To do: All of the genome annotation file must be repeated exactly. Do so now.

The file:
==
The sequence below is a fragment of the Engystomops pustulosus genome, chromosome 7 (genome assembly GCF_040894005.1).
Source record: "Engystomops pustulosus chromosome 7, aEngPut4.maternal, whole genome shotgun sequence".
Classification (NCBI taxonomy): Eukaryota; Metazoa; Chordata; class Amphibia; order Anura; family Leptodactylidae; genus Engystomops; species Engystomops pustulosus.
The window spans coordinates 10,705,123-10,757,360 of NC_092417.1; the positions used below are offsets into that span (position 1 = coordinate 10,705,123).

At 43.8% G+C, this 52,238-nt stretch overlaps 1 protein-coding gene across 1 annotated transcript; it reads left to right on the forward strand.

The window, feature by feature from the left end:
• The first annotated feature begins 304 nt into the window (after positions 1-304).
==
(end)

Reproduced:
The sequence below is a fragment of the Engystomops pustulosus genome, chromosome 7 (genome assembly GCF_040894005.1).
Source record: "Engystomops pustulosus chromosome 7, aEngPut4.maternal, whole genome shotgun sequence".
Classification (NCBI taxonomy): Eukaryota; Metazoa; Chordata; class Amphibia; order Anura; family Leptodactylidae; genus Engystomops; species Engystomops pustulosus.
The window spans coordinates 10,705,123-10,757,360 of NC_092417.1; the positions used below are offsets into that span (position 1 = coordinate 10,705,123).

At 43.8% G+C, this 52,238-nt stretch overlaps 1 protein-coding gene across 1 annotated transcript; it reads left to right on the forward strand.

The window, feature by feature from the left end:
• The first annotated feature begins 304 nt into the window (after positions 1-304).